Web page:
The farmer’s wife, though not completely satisfied with a new animal in her home living beside her baby son, did not refuse his decision. She was a loving woman after all, but she loved her son more than the baby mongoose.
Months passed and the baby mongoose grew strong and large, while the infant showed little progress in that direction. One day the farmer’s wife got ready to go to market to buy the weekly groceries and called to her husband “I am going to the market, please keep an eye on the baby and particularly on that mongoose. I am not sure if I am happy with the way it looks at our son these days”. Saying this, the woman walked away. Meanwhile the farmer oblivious of the baby and the home decided to take a stroll across the fields.
Hours passed, the woman returned from the market with two heavy bags of vegetables and other victuals. She walked into the entrance when she saw the mongoose waiting for her near the door. It’s face was smeared in blood, sending a shock to the woman.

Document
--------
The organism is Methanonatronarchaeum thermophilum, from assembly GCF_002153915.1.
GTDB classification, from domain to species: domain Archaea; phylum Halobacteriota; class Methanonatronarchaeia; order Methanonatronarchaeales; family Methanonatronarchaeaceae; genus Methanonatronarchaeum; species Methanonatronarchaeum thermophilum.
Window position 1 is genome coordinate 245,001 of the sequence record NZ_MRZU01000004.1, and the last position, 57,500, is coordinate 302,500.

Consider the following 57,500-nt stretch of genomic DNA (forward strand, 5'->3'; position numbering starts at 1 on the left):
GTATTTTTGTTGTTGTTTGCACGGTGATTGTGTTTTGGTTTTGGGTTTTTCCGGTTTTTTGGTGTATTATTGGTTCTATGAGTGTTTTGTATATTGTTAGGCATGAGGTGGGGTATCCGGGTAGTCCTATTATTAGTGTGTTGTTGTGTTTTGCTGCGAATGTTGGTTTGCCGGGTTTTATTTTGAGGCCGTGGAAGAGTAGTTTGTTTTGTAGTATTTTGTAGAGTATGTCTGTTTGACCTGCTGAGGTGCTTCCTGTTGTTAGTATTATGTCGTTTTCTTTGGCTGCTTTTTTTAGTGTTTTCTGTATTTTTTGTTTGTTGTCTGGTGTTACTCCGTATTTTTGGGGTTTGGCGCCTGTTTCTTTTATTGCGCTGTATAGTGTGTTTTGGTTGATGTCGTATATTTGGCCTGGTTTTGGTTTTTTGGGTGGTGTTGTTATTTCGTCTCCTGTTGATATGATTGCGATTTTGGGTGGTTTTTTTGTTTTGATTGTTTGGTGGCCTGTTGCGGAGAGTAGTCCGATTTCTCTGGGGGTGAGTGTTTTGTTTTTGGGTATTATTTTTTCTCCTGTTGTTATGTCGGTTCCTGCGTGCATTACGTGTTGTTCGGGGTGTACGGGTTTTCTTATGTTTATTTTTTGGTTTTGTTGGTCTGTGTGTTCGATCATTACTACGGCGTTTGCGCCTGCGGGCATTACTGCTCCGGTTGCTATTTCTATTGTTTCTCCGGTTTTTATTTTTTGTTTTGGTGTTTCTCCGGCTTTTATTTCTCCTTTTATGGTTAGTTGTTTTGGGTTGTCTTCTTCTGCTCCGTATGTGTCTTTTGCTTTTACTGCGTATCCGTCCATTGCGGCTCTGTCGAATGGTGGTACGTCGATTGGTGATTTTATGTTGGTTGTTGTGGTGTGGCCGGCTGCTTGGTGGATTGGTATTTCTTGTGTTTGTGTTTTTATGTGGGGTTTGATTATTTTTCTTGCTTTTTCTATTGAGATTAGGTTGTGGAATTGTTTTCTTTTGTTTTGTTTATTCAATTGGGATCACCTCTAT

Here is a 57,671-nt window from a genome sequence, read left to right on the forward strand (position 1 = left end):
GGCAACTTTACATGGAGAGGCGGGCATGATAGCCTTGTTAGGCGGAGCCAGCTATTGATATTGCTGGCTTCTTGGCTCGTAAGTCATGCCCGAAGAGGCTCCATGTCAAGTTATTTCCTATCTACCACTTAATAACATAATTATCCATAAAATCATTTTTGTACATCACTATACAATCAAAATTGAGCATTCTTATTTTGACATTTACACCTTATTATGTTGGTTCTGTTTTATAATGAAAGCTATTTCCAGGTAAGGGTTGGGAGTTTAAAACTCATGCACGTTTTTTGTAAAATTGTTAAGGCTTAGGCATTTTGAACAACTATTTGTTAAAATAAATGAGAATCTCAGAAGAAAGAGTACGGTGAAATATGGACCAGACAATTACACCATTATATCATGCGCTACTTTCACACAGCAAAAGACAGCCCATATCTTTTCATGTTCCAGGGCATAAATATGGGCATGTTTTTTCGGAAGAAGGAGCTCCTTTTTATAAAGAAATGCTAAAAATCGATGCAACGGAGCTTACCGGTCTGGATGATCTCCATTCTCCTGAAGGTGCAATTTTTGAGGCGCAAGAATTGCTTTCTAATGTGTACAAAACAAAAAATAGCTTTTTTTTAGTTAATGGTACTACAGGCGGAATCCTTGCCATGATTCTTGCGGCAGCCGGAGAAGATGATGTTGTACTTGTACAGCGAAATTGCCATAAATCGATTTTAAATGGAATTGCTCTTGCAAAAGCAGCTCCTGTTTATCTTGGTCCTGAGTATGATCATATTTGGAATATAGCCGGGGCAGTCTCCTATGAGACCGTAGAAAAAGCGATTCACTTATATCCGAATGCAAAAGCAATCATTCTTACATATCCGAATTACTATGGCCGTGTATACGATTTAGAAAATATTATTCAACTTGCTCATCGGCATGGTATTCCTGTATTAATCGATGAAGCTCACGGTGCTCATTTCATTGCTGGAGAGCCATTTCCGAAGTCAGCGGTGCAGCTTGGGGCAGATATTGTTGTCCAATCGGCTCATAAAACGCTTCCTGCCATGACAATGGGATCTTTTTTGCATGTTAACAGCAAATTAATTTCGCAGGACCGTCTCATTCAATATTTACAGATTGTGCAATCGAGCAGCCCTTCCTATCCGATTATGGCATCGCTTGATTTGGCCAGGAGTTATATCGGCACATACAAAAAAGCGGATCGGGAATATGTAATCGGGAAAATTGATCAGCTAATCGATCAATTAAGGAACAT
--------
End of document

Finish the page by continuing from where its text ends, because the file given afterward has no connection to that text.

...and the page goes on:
You wretched animal! You killed my son!” she screamed.
In the spur of the moment, she dropped the heavy grocery bags on to mongoose and ran into the house. She went inside and saw her baby boy sound asleep, only to her relief. But as she scanned the room she found a huge viper lying dead, its head cut off. It took her few minutes to frame this into a logical narrative.
Realizing her error in actions, she ran to the door where the dead mongoose lay. She cried for having killed that animal which saved her son.
And that is the end of the story. Did you like it Clym?”
“I liked it, but I don’t want the mongoose dead. Why did she kill it?”
“She killed it because she feared that this animal might have caused the death of her beloved baby. Anybody would have done it. Even your parent’s would do the same.”
“But the story could have ended without the mongoose being dead!”
“No, because even if the mongoose managed to escape the woman’s fit of rage, it would never stay with the family anymore. It will escape from those dreaded people who tried to kill him for saving a life. Do you want to end the story like this?